Breathe Your Way into a Good Night’s Sleep

You lay in bed, hand on your phone, mindlessly scrolling your host of social media accounts. Once that has droned on long enough you switch to your latest Netflix binge, then back and forth you go feeling numb but unable to sleep. Finally, you doze off at the same time your alarm starts to buzz.

Where did the night go?

Not rested, and already feeling behind you roll out of bed and begin your morning routine.

You know the drill, in no time you’ll be face to face with little miss 22-year-old perky pants. Eager to get this day going with a smile on her face as she tells everyone about the beautiful eagle she saw on her early morning run.

Ugh. There is not enough coffee in the world for this. Your dislike for this Pollyanna is only amplified by the bags under your own eyes.

But you begin to wonder…

What’s she doing differently? How can I wake up with a skip in my step like that?

All-day long at work your only thought is of that sweet moment your head hits your pillow and you can finally get that well-deserved sleep you’re dreaming of.

From the moment you wake up life is go go go!

You begin to review

  • You hit the alarm
  • Start the coffee
  • Take a shower
  • Throw something in your mouth as you pour yourself a cup of coffee
  • Fly out the door behind schedule
  • Sit in traffic
  • Get to work
  • Put out fires all-day
  • Clock out, and head to the gym (maybe)
  • Get home
  • Start dinner
  • Zone out with some screen time
  • And finally, you start to doze off.

The only problem is now that you’re here, your brain didn’t get the memo that it’s time for sleep.

Tired all day and now that you have time to rest your brain is on super overdrive.

Oh, you cruel cruel world, why is this happening?!

Early in life, you were told by adults, educators, and family members that what your life looks like on the outside will determine your value.

This is why we base so much importance on a constant need to achieve. Creating a busy society where it’s hard to slow down and escape all the pressures put on us from the outside world.

Our inner peace is something we are told we must find on our own time. Yet when we finally have time, we’re so caught up on all the things we must accomplish that we end up spinning our wheels.

We are a sleep-deprived society. One in three American’s don’t get enough sleep according to the CDC. Sleep isn’t something that is valued, even though we know the human body needs an average of six to eight hours of sleep per night. Our lack of sleep leaves us moodier and traps us into believing that the outside world holds more value than what’s going on inside of us.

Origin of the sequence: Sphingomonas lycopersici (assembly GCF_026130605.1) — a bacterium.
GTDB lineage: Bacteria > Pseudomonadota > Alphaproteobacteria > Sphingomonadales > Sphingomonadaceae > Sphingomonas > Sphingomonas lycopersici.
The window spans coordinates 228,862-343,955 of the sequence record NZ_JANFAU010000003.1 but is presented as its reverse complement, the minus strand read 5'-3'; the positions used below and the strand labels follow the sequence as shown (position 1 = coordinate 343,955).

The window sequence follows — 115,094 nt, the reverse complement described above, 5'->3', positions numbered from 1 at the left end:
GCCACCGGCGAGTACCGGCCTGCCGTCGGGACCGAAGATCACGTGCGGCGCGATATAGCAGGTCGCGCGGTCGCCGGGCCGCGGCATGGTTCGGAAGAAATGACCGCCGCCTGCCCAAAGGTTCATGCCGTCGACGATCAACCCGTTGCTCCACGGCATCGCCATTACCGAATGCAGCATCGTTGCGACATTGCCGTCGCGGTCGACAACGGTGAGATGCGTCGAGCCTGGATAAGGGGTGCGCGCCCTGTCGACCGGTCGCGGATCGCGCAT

I’m here to tell you that this is bullshit.

This is a lie put upon you to trick you into doing more. A lie that wants you to believe that a constant state of achievement is your goal. Leaving things like rest on the side-lines of your life. This has your body wondering when it will ever get the well-deserved attention it needs.

The lie is designed to make it look like you’re winning from the outside, while on the inside you feel like shit.

What if I told you that taking 5 minutes to consciously breathe before bed could help develop sleep patterns that will drastically improve the quality of your life?

Waking up with a well-rested body that allows you to focus on your day and the tasks at hand. Breathwork is the tool to let it all go, so you can continue the new cycle of rest.

Your Sleeping Problem

What is it that keeps you up at night?

  • Recounting the events of your day?
  • Remembering the one thing you left undone?
  • Mindless screen time that has you zoned but awake?
  • Made up scenarios of what you should have said in a confrontation?
  • Made up scenarios of fights or imaginary problems you’ve created in your head?

How Breathing Helps You Sleep

Slow conscious breathing is a lot like sleeping. It helps put your body into a relaxed state. If your mind is buzzing with burdens of the day it can feel impossible to turn off the noise. And it’s hard to fall asleep when your body is tense from the anxious thoughts in your head.

If you suffer from insomnia then you know the more anxious you become the harder it is to fall asleep.

When you’re asleep, your breath is slowed and comes naturally without you having to focus or think about it. By practicing conscious slow breathing before bed you can emulate this process and create a doorway into a more relaxed state — easing the mind and helping you transition into sleep.

Breathwork is the Solution

Like all practices, it only works if you do them. That is why you’ll notice I say simple techniques, not easy.